Hi all, I imagine there are other folks posting here who are in a similar position as I am when it comes to actual time on their projects. I have two young kids and live about 5 hours away from really good climbing (I'm in DC, and the closest really good stuff is the NRG). Pre-kids, I used to get out to the crag 2-3 weekends a month, so had plenty of time to put burns in on a project. However, nowadays I plan one relatively brief trip and "put all my eggs in that basket". I realize it's less than ideal, but it's what my current constraints are. Optimally this problem would be solved with a well-positioned job relocation, but in the meantime...
Does anyone have any interesting techniques or approaches they use for sending when their access to the rock is so limited? Concretely, this fall I have a five day window and am meeting some folks at the Red. Five days outside (assuming no rest) for the whole season, basically. I think my training is lining up really well physically, but I'm curious about things like how you approach a route when you have such a short window, or how you might change your training leading in knowing you have such a short peak. Is there a way to make your peak even higher given how short the window is, for example?
I'd love to hear from anyone with some experience in this less than ideal setup! Or job offers to move someplace nice and cozy to a great climbing area. I'm all ears for those as well...
Lundy, come move to the climbing meca of south central Pennsylvania! I'm in desperate need of climbing partners.
Last fall, I planned a trip down to the Red. It was a very difficult trip and quite the learning experience, and it was basically my only chance to climb for the fall. Are you traveling with your kids and wife? Any specific project in mind?
Do whatever you have to, Climb at night? Climb early morning? Set simulators if you can. Never put your eggs in a basket...EXPECTATIONS are the worst thing you can have in rock climbing...I dont send things until I've "let them go", its always really interesting to hear Dave Graham talk about this
These sort of expectations are the hardest thing about training for climbing, you see tangible improvements in your strength and power and then your expectations to succeed grow and grow...then...if you fail you spiral out of control into depression. Its always hard to put everything you have into a "project" and fall just short, (your mind flashes to the endless repeaters, early mornings, and late nights you've had to endure to get to this point.....but thats why we're masochists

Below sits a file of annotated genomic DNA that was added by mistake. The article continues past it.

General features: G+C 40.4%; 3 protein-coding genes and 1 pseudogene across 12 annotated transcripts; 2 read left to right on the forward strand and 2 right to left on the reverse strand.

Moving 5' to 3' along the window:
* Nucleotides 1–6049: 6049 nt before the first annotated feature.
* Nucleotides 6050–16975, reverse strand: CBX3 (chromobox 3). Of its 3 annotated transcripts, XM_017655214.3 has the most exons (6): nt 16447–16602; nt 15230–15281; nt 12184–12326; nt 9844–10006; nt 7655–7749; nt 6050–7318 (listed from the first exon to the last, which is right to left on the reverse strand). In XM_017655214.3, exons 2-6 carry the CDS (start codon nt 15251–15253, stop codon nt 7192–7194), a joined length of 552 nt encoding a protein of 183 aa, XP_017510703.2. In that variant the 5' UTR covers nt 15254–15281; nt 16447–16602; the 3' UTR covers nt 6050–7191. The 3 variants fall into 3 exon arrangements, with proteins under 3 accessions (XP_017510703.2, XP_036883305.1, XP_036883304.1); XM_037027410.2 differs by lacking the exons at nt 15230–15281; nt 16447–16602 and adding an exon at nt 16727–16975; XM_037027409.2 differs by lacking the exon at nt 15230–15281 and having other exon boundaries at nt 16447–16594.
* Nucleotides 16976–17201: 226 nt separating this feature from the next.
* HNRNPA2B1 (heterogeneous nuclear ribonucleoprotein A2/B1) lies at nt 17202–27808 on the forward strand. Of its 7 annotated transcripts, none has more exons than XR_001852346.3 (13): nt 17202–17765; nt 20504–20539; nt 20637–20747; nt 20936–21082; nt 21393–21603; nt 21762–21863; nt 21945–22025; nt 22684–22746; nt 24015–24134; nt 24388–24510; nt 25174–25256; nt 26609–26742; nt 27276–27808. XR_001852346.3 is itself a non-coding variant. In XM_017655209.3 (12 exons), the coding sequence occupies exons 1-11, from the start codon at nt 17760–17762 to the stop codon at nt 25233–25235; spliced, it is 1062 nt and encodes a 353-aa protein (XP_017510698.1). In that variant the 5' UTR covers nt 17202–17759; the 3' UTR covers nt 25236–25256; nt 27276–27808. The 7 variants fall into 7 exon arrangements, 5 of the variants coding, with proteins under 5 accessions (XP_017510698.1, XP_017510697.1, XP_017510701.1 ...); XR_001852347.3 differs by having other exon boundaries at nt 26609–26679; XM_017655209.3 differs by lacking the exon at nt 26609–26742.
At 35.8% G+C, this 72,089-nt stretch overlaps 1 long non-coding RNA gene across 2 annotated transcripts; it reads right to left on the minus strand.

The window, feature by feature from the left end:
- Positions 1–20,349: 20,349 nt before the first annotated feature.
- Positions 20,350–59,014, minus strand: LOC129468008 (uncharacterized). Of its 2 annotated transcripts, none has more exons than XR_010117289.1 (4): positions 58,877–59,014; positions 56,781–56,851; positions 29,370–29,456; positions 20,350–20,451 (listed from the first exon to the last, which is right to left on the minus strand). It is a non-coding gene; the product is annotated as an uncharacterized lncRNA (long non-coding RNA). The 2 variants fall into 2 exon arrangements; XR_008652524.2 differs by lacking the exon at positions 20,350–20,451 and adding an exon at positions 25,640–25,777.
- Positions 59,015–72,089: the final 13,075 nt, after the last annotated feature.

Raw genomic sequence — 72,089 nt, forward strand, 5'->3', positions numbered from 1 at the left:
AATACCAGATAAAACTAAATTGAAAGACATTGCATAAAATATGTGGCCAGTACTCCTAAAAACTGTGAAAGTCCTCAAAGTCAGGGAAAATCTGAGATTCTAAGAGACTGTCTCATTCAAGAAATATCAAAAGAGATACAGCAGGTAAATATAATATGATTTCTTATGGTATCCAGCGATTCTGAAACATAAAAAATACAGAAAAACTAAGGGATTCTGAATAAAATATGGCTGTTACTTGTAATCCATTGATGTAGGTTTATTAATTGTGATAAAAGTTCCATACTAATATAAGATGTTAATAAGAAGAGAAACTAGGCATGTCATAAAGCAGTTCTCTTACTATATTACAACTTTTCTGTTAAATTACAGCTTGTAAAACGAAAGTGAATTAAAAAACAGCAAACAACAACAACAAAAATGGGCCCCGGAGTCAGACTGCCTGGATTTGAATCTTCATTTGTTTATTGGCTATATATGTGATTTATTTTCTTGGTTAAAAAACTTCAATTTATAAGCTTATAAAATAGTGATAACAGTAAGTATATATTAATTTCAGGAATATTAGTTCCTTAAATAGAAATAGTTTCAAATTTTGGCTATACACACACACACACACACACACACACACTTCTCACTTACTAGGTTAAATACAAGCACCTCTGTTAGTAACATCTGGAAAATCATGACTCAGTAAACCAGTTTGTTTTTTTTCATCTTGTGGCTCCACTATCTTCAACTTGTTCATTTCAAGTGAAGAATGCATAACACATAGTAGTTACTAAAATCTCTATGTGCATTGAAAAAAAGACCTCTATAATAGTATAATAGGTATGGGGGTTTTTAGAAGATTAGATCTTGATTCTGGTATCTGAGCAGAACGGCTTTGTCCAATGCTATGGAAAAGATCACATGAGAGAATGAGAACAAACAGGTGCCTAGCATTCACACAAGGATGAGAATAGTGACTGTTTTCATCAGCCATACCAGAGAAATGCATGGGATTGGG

i think one of the most important things in this case is tactics, particularly if you are looking at a multiple burn or multiple day route. when you get down from the route, IMMEDIATELY pull out your notepad and pen and try to write down every move in order. try to study this as much as possible, and after each attempt analyze your notes and determine if you need to edit your beta.
using a video camera is also super duper helpful. you can watch the video, review your notes, and get a lot more familiar with the route while you eat/hang out before bed/etc.
I am pretty much in the same boat with the same restrictions, and even the same destination. My plan is to focus on onsight as a progress metric rather than max redpoint. This opens up dozens of 'projects' that only take 3 minutes to try out. Having a lot of choices also lets you cherrypick routes that are in good condition for climbing, rather than waiting on something to dry out or come into the shade.
With only 5 days you will need to be efficient as others have noted, but also flexible. How will the options at the Red fit with your goals for this fall? Does it make sense to drop down a letter grade or two and look for some 2nd go projects and to do more things in our onsight range?
Chris -- my wife and kids are staying home as my mother-in-law (saint that she is) is flying in to help my wife while I'm away. I'm ridiculously lucky to have that option! I do have a project in mind (Black Gold, .13c, at Gold Coast). I know I'm strong enough to send it, but, as Josh notes, I try super hard not to have expectations about how quickly I can send it, though when you only get one, five-day trip out all season (after a spring season with just one day on the rock), it can be hard to avoid.